Managing Skeletal-Related Events in Multiple Myeloma Patients

Multiple myeloma is a cancer of the plasma cells. Plasma cells are a type of white blood cell found in the bone marrow and are part of the immune system. When these cells become cancerous and multiply uncontrollably, it results in a diagnosis of multiple myeloma. When these cancerous cells proliferate, it crowds out healthy blood cells in the bones, and instead of producing antibodies the body needs, they create harmful proteins. These proteins break down bone, causing bone pain, increased risk of fractures, and increased risk of skeletal-related events.

Treatment for multiple myeloma can include targeted therapy, biological therapy, chemotherapy, corticosteroids, chemotherapy, radiation therapy, and/or bone marrow transplant. Each person’s course of treatment can vary, and different treatments may be used at different times. Treatment can depend on a variety of factors, including stage of disease, type of multiple myeloma, your age, and other health factors or conditions.

With survival outcomes improving for multiple myeloma and individuals living for longer periods of time with the condition, it’s important to have treatments that help keep bones strong and reduce the risk of skeletal-related events.

What are skeletal-related events?

Skeletal-related events (SREs) are complications that are typically related to bone metastases, or the spread of cancer, and can include fractures, spinal cord compression, pain, and hypercalcemia.1 They can also contribute to lower quality of life, depression, reduced independence, and decreased mobility.

What is myeloma-related bone disease?

One of the main features of multiple myeloma is osteolytic bone disease. This bone disease results in overproduction of osteoclasts, which absorb bone tissue, and suppression of osteoblasts, which help to build bone. This results in dramatic bone loss, in turn, affecting quality of life and eventually, increases morbidity and mortality. According to Terpos et al (2018), up to 80% of multiple myeloma patients present with osteolytic bone lesions at diagnosis, which increases their risk of a serious skeletal-related event.2 Up to 60% of patients with myeloma will experience a fracture.2 Bone disease and SREs, then, are important to address when discussing treatment of myeloma because not only do these impact health and survival, but perhaps even more importantly, they affect quality of life for an individual living with multiple myeloma.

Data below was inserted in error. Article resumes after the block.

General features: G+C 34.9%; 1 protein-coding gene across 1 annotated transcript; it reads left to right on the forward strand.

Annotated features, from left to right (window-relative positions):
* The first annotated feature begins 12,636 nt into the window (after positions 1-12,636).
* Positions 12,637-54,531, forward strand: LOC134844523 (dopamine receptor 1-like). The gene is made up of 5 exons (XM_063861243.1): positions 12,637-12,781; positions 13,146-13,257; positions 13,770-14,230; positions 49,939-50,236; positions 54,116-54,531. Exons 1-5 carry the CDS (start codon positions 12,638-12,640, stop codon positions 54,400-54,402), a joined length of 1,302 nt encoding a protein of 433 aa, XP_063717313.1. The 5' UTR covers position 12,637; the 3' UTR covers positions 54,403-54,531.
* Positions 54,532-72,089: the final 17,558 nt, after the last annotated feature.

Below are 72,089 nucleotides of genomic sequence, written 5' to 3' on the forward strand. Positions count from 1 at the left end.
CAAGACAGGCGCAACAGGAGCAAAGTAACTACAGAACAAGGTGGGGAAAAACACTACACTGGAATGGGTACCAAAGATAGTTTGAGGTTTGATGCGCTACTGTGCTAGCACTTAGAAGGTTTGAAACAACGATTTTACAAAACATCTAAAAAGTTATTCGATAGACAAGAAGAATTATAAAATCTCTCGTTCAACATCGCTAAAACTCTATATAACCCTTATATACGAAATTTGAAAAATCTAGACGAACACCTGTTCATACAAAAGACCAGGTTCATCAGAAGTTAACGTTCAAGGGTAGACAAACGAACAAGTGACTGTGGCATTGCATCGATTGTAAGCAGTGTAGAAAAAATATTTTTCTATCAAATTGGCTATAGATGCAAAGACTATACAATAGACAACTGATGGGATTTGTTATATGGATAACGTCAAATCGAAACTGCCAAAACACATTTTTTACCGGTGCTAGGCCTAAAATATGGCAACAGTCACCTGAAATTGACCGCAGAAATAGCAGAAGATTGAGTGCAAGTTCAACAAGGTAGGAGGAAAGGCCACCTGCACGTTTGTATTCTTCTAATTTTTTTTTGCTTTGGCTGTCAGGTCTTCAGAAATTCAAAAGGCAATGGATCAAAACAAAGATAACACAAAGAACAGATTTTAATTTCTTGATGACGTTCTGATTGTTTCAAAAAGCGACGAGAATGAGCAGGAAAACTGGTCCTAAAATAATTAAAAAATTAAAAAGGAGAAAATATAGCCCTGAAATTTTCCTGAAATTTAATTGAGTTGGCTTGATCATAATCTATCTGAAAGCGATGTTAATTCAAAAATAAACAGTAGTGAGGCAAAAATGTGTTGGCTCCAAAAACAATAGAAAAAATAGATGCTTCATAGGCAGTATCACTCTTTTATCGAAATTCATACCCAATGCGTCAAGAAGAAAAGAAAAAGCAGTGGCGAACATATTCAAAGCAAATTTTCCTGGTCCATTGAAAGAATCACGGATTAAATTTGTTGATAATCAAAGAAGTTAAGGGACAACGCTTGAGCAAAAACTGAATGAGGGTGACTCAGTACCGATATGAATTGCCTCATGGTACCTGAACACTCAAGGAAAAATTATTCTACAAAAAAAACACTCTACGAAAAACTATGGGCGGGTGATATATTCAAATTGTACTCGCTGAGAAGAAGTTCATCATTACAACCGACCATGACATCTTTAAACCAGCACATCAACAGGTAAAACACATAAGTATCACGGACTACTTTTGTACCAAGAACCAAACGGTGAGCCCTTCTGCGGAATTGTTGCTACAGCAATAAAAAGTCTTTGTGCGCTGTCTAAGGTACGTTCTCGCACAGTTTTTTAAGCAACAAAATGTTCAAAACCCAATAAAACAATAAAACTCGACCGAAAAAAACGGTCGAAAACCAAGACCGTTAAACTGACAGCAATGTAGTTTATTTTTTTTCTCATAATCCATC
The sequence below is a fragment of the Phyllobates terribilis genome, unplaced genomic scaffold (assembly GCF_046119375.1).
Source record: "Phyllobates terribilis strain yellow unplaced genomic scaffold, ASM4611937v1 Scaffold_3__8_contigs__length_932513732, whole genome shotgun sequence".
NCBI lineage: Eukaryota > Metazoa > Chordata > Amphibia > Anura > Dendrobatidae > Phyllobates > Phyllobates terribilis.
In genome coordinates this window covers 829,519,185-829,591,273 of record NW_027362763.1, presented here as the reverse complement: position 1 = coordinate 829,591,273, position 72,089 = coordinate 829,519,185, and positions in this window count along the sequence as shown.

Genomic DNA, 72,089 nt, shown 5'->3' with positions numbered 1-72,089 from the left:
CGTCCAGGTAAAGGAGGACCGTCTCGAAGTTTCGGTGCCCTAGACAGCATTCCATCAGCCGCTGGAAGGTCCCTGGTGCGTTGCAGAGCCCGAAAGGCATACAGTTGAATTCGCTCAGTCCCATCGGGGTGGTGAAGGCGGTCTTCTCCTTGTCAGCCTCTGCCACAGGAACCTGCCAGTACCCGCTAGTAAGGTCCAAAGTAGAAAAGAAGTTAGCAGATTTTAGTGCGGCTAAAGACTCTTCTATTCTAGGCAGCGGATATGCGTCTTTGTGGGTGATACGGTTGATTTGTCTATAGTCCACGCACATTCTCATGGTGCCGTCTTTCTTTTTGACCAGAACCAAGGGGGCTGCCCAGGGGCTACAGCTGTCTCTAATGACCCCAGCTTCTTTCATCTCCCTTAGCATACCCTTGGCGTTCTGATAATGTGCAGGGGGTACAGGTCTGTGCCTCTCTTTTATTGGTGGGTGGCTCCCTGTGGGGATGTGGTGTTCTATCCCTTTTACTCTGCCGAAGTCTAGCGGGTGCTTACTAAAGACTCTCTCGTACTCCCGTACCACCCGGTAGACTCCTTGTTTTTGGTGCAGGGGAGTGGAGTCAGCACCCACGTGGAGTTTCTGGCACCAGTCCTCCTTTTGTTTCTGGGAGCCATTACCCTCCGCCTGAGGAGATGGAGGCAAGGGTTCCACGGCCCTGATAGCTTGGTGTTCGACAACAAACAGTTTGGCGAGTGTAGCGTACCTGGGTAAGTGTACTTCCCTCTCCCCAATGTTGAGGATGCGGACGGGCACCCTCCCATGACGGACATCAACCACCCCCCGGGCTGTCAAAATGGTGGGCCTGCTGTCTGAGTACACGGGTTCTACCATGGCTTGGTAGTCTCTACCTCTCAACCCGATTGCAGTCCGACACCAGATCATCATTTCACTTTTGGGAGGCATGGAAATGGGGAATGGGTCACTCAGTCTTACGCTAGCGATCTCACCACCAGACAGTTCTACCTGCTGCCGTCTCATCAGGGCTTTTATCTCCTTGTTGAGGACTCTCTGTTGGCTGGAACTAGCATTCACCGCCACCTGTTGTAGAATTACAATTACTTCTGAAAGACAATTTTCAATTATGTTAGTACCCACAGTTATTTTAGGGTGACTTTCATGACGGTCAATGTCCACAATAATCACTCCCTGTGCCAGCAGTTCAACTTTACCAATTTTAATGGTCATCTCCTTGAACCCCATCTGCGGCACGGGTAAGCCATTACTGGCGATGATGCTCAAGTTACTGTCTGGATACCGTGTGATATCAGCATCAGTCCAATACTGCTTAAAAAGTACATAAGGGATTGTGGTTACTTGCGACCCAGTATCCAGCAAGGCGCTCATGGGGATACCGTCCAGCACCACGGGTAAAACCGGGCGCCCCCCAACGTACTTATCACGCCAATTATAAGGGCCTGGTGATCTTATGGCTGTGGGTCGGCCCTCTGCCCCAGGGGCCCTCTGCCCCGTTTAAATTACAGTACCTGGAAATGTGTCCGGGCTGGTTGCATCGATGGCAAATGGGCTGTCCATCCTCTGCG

Treatments for multiple myeloma-induced bone disease

The treatment for multiple myeloma-induced bone disease is multi-pronged: bisphosphonates and targeted therapies, orthopedic interventions, local radiation, and palliative treatments. Bisphosphonates are a first-line treatment for myeloma-related bone disease. They bind to bone structures and help reduce the activity of osteoclasts. They don’t promote new bone growth or foster repair of lesions, though. They also have significant side effects, including renal toxicity and GI upset. Targeted therapies have shown promise, but also have the potential to have serious adverse effects, and may not be right for everyone. Local radiation can be used to help relieve pain, along with analgesic medications. It’s important, though, not to irradiate too much so as to further weaken bone.

In early 2018, the Food and Drug Administration (FDA) approved denosumab (brand name Xgeva) to help prevent SREs in patients with multiple myeloma. Denosumab is a RANK ligand (also called RANKL) inhibitor. This medication inhibits the protein RANKL, helping to decrease bone resorption and loss, and helps to increase bone strength.3 Especially for individuals with kidney issues, this new drug is especially helpful, since unlike bisphosphonates, it is not cleared by the kidneys.4 This is important, since reduced kidney function is often a complication of multiple myeloma, from the excess calcium in the bones interfering with kidney function. The most common side effects of denosumab were fatigue, anemia, low levels of phosphorus in the blood, and muscle weakness.

When used in conjunction with other treatments, this new drug has the potential to improve treatment outcomes and quality of life for patients living with multiple myeloma. If it’s something you’re interested in, talk with your doctor to see if it might be an option for you.

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